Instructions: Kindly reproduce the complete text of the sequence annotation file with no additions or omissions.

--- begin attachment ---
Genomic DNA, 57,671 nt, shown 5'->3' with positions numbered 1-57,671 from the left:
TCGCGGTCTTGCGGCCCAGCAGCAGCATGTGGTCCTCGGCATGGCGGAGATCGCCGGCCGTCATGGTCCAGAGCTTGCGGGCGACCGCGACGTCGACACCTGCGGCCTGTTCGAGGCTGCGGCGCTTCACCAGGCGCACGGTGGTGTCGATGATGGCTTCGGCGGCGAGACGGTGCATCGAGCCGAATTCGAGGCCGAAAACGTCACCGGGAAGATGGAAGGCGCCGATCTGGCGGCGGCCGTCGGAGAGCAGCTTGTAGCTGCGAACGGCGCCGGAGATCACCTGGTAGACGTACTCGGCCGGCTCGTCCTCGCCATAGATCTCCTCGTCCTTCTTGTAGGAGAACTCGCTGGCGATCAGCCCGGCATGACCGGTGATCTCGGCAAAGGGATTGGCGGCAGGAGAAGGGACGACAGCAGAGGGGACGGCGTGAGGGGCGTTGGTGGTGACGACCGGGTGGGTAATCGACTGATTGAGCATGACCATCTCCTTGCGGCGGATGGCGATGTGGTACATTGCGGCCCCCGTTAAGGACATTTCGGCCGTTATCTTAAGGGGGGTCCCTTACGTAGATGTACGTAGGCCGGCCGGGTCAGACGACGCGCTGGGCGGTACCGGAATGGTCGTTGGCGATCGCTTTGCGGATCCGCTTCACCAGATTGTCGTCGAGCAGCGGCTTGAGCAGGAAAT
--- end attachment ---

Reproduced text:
Genomic DNA, 57,671 nt, shown 5'->3' with positions numbered 1-57,671 from the left:
TCGCGGTCTTGCGGCCCAGCAGCAGCATGTGGTCCTCGGCATGGCGGAGATCGCCGGCCGTCATGGTCCAGAGCTTGCGGGCGACCGCGACGTCGACACCTGCGGCCTGTTCGAGGCTGCGGCGCTTCACCAGGCGCACGGTGGTGTCGATGATGGCTTCGGCGGCGAGACGGTGCATCGAGCCGAATTCGAGGCCGAAAACGTCACCGGGAAGATGGAAGGCGCCGATCTGGCGGCGGCCGTCGGAGAGCAGCTTGTAGCTGCGAACGGCGCCGGAGATCACCTGGTAGACGTACTCGGCCGGCTCGTCCTCGCCATAGATCTCCTCGTCCTTCTTGTAGGAGAACTCGCTGGCGATCAGCCCGGCATGACCGGTGATCTCGGCAAAGGGATTGGCGGCAGGAGAAGGGACGACAGCAGAGGGGACGGCGTGAGGGGCGTTGGTGGTGACGACCGGGTGGGTAATCGACTGATTGAGCATGACCATCTCCTTGCGGCGGATGGCGATGTGGTACATTGCGGCCCCCGTTAAGGACATTTCGGCCGTTATCTTAAGGGGGGTCCCTTACGTAGATGTACGTAGGCCGGCCGGGTCAGACGACGCGCTGGGCGGTACCGGAATGGTCGTTGGCGATCGCTTTGCGGATCCGCTTCACCAGATTGTCGTCGAGCAGCGGCTTGAGCAGGAAAT